Breakups and new beginnings

The Joy Formidable confronts its internal struggles head-on

Self-pity? Nothing to see here, move along.

Self-pity? Nothing to see here, move along.

photo courtesy of big hassle

Catch the Joy Formidable at 7 p.m., Saturday, March 23, at Ace of Spades, 1417 R Street; $15. Check out for more information.

Those who’ve already listened to Wolf’s Law, the latest release from U.K. rock act the Joy Formidable, already know full well how massive this record is. Filled with infectious melodies, roaring guitars and thunderous drums, this is the kind of collection that makes you want to air guitar and air drum along to every song. Toss in singer and guitarist Ritzy Bryan’s razor-sharp lyrics and sprightly vocals, and you have the blueprint for one of this year’s most dynamic albums.

Despite such sonic aggressiveness, however, it’s the record’s orchestral flourishes that do most to give the music a grandiose, almost operatic feel. The inspiration behind this choice was largely nostalgic and prompted by tragedy, says Bryan, who’ll make a stop in Sacramento with her band on Saturday, March 23, at Ace of Spades.

“[I] lost my grandfather in January 2012 when we were recording in Maine,” says Bryan, “and there was just that sense of wanting to be nostalgic.”

Indulging in that nostalgia meant revisiting old favorites, she says.

“One of the first movies I saw with my grandparents was Snow White [and the Seven Dwarfs], and I remember listening to that soundtrack, by Frank Churchill, by itself without the visuals while we were in Maine, and really admiring it and realizing that this is a masterpiece,” she says. “Not just the masterpiece that Disney created, but on its own it’s absolutely a beautiful soundtrack. It’s very evocative.”

“Evocative” aptly describes Wolf’s Law’s content, tone and themes because it takes the listener on a roller-coaster ride across a variety of emotional landscapes. The album’s first single, “This Ladder Is Ours,” is an uplifting blast of energy as Bryan encourages someone not to let struggles defeat them. On “Cholla,” the crunchy guitars and hypnotic vocals and melodies augment the singer’s internal struggle for meaning with lyrics such as, “Where are we going? / What are we doing? … What came of, of goodness? / Of fairness?” Likewise, the swelling rock number “Tendons” is striking with references to tendons stretching and pulling that serve as great metaphors for the stresses all relationships endure. That track in particular, however, has attained an even deeper meaning in recent months due to a broken relationship within the band.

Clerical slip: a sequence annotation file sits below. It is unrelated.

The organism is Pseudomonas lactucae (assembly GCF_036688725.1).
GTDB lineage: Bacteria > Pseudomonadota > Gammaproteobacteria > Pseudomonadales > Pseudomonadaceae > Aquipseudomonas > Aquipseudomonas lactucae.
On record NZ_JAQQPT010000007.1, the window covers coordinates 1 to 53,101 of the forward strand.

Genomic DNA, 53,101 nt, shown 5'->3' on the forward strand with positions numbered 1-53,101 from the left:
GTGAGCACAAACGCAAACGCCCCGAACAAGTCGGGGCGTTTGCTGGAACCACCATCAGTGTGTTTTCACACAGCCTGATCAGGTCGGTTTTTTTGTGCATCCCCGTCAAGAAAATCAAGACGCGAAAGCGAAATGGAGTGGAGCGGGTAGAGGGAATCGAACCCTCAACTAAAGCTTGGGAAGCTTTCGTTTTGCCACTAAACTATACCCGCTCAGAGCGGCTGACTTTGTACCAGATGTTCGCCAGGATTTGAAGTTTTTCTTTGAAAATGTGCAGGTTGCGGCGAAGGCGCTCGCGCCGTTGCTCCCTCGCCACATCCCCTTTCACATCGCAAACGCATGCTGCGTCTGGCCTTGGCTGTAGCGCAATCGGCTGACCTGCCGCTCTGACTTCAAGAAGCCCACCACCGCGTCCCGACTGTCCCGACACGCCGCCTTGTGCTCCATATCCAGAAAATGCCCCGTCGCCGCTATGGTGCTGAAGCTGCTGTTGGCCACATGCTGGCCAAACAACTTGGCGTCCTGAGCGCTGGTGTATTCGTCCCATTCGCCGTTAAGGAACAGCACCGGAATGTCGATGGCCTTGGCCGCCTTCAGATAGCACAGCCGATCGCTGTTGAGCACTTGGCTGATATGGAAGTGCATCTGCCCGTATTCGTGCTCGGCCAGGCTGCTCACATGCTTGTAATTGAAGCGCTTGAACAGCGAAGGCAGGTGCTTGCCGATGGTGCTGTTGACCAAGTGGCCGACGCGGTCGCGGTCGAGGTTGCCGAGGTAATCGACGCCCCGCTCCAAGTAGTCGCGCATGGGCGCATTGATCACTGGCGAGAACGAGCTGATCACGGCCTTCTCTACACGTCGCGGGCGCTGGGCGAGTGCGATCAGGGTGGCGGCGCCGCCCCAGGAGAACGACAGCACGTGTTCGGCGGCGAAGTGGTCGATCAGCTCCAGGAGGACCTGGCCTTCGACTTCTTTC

“It’s strange because even though it wasn’t written that long ago it … almost acts as a premonition now,” Bryan says.

“We wrote it when [Joy Formidable bassist] Rhydian [Dafydd] and I were together, and now we’re not a couple anymore, so it was almost like we were seeing the unraveling of our relationship,” she continues. “When we wrote it, we wanted to celebrate this extraordinary friendship and relationship, how dynamic it is, and how under the strain of everything, we still managed to pull together.”

These days, she says, it’s fraught with new significance.

“It’s definitely taken on a new, heightened level of meaning and emotion.”

The song is also emblematic of the record’s content as a whole. The notion of the band pressing on in spite of difficulties rather than lying down and giving up is a major theme.

Certainly, it seems, this trio’s members have no interest in letting its trials defeat them.

“There’s this sense, on the album, of trying to battle through and reconcile relationships that have broken down,” Bryan says. “We wanted to fill the record with that idea of having a spirit of tenacity.”

For Bryan and the rest of the band, there is no sense in dwelling on the past.

“We touch on many things, but that’s one of the sentiments that informed this album,” Bryan says. “That sense of trying to make up for lost time and saying, ’Let’s move forward and start fresh.’”